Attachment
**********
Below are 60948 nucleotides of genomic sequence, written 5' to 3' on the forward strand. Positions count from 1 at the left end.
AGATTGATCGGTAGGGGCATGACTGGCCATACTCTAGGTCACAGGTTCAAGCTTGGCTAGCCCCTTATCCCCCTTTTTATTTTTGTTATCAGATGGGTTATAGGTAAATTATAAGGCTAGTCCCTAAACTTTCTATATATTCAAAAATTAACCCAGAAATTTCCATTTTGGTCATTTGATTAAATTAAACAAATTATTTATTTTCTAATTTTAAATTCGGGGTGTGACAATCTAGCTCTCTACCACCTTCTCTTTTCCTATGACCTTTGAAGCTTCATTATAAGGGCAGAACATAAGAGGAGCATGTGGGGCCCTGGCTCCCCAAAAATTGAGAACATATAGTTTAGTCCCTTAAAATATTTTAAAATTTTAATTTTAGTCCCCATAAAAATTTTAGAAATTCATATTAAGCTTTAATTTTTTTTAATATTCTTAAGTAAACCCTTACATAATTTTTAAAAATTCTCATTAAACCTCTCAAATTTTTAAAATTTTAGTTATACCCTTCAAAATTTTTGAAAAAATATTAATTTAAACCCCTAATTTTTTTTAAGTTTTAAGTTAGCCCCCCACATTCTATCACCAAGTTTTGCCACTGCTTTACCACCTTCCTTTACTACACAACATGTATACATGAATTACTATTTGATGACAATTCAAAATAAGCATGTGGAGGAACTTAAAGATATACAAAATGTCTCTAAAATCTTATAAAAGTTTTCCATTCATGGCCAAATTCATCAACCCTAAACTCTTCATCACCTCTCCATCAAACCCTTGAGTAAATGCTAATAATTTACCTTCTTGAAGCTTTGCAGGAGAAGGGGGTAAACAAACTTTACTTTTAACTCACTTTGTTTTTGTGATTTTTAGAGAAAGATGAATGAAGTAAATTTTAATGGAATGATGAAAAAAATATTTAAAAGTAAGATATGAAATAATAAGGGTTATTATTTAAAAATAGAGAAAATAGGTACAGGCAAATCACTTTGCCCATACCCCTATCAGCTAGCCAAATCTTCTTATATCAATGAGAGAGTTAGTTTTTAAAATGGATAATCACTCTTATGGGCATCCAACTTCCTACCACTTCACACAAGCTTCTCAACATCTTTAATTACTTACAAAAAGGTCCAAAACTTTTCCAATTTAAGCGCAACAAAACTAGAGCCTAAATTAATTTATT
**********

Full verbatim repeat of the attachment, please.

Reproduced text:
Below are 60948 nucleotides of genomic sequence, written 5' to 3' on the forward strand. Positions count from 1 at the left end.
AGATTGATCGGTAGGGGCATGACTGGCCATACTCTAGGTCACAGGTTCAAGCTTGGCTAGCCCCTTATCCCCCTTTTTATTTTTGTTATCAGATGGGTTATAGGTAAATTATAAGGCTAGTCCCTAAACTTTCTATATATTCAAAAATTAACCCAGAAATTTCCATTTTGGTCATTTGATTAAATTAAACAAATTATTTATTTTCTAATTTTAAATTCGGGGTGTGACAATCTAGCTCTCTACCACCTTCTCTTTTCCTATGACCTTTGAAGCTTCATTATAAGGGCAGAACATAAGAGGAGCATGTGGGGCCCTGGCTCCCCAAAAATTGAGAACATATAGTTTAGTCCCTTAAAATATTTTAAAATTTTAATTTTAGTCCCCATAAAAATTTTAGAAATTCATATTAAGCTTTAATTTTTTTTAATATTCTTAAGTAAACCCTTACATAATTTTTAAAAATTCTCATTAAACCTCTCAAATTTTTAAAATTTTAGTTATACCCTTCAAAATTTTTGAAAAAATATTAATTTAAACCCCTAATTTTTTTTAAGTTTTAAGTTAGCCCCCCACATTCTATCACCAAGTTTTGCCACTGCTTTACCACCTTCCTTTACTACACAACATGTATACATGAATTACTATTTGATGACAATTCAAAATAAGCATGTGGAGGAACTTAAAGATATACAAAATGTCTCTAAAATCTTATAAAAGTTTTCCATTCATGGCCAAATTCATCAACCCTAAACTCTTCATCACCTCTCCATCAAACCCTTGAGTAAATGCTAATAATTTACCTTCTTGAAGCTTTGCAGGAGAAGGGGGTAAACAAACTTTACTTTTAACTCACTTTGTTTTTGTGATTTTTAGAGAAAGATGAATGAAGTAAATTTTAATGGAATGATGAAAAAAATATTTAAAAGTAAGATATGAAATAATAAGGGTTATTATTTAAAAATAGAGAAAATAGGTACAGGCAAATCACTTTGCCCATACCCCTATCAGCTAGCCAAATCTTCTTATATCAATGAGAGAGTTAGTTTTTAAAATGGATAATCACTCTTATGGGCATCCAACTTCCTACCACTTCACACAAGCTTCTCAACATCTTTAATTACTTACAAAAAGGTCCAAAACTTTTCCAATTTAAGCGCAACAAAACTAGAGCCTAAATTAATTTATT